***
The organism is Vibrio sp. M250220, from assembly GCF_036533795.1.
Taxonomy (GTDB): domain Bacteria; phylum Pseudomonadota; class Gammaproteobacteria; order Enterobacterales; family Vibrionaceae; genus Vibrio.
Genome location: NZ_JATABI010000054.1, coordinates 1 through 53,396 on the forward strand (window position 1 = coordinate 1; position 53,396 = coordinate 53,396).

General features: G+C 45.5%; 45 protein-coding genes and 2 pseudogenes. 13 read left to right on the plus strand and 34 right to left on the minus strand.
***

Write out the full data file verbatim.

The organism is Vibrio sp. M250220, from assembly GCF_036533795.1.
Taxonomy (GTDB): domain Bacteria; phylum Pseudomonadota; class Gammaproteobacteria; order Enterobacterales; family Vibrionaceae; genus Vibrio.
Genome location: NZ_JATABI010000054.1, coordinates 1 through 53,396 on the forward strand (window position 1 = coordinate 1; position 53,396 = coordinate 53,396).

General features: G+C 45.5%; 45 protein-coding genes and 2 pseudogenes. 13 read left to right on the plus strand and 34 right to left on the minus strand.